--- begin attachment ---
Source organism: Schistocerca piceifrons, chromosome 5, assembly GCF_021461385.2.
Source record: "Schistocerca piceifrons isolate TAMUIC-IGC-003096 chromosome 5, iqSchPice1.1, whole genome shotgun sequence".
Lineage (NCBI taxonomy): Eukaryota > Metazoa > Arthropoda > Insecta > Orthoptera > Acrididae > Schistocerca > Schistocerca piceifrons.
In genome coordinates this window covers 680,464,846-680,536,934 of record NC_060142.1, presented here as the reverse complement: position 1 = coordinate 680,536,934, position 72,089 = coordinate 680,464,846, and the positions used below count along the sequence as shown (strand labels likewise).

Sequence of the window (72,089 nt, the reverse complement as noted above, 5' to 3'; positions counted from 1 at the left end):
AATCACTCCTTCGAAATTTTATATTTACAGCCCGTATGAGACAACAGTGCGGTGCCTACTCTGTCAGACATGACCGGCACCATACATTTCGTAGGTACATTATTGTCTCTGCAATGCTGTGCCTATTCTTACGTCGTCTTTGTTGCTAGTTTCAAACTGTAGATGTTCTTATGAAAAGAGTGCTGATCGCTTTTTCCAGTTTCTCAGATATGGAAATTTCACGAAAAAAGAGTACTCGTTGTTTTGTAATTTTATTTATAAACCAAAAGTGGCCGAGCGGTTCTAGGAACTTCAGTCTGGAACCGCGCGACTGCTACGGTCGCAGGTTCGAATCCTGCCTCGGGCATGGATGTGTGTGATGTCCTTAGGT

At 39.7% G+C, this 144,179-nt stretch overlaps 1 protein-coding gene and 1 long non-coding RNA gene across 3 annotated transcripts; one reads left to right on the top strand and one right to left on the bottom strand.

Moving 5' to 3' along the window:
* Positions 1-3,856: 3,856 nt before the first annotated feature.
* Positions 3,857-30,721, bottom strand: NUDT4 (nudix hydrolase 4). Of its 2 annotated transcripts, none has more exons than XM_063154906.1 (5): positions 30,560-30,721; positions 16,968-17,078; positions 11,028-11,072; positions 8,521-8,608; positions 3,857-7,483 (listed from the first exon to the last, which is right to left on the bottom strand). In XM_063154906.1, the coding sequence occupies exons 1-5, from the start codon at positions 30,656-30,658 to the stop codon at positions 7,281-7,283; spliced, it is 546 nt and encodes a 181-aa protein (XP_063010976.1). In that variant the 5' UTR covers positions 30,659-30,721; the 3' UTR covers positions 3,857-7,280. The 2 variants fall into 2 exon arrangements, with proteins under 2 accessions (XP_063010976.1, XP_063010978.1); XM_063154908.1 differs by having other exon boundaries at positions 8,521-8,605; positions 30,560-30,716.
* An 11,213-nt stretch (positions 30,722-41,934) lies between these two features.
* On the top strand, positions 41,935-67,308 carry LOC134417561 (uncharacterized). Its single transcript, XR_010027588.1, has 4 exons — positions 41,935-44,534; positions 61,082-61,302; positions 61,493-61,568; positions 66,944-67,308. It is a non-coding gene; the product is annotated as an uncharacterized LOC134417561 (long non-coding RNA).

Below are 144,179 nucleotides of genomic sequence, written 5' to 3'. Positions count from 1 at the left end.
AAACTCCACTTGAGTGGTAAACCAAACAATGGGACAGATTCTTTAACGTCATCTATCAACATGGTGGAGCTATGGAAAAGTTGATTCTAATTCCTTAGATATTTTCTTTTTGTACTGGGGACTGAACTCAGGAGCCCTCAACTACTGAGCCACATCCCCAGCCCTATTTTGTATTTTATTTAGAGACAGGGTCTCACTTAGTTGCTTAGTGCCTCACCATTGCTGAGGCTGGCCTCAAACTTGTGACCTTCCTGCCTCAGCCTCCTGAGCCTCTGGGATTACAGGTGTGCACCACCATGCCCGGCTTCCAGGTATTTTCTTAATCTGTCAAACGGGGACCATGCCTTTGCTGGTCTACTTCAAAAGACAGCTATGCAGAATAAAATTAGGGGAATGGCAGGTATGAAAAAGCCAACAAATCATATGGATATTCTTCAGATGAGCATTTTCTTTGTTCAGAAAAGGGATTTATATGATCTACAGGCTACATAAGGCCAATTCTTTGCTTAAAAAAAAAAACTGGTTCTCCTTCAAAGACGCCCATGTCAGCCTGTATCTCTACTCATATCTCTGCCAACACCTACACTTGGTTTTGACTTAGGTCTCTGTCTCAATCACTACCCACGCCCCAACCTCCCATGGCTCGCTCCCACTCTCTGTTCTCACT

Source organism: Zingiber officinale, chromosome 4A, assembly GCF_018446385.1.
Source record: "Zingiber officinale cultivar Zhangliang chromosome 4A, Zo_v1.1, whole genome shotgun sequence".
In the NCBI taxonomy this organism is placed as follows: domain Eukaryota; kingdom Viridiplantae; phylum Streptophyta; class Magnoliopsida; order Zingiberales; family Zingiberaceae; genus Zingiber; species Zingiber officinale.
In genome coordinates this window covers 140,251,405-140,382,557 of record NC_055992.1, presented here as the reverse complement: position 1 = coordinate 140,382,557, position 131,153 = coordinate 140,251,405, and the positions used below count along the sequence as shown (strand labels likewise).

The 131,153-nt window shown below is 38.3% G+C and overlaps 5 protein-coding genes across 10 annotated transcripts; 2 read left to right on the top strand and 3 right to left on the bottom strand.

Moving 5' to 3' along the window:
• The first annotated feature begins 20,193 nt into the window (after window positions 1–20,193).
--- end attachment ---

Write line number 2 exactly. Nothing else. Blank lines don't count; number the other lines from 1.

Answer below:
Source record: "Schistocerca piceifrons isolate TAMUIC-IGC-003096 chromosome 5, iqSchPice1.1, whole genome shotgun sequence".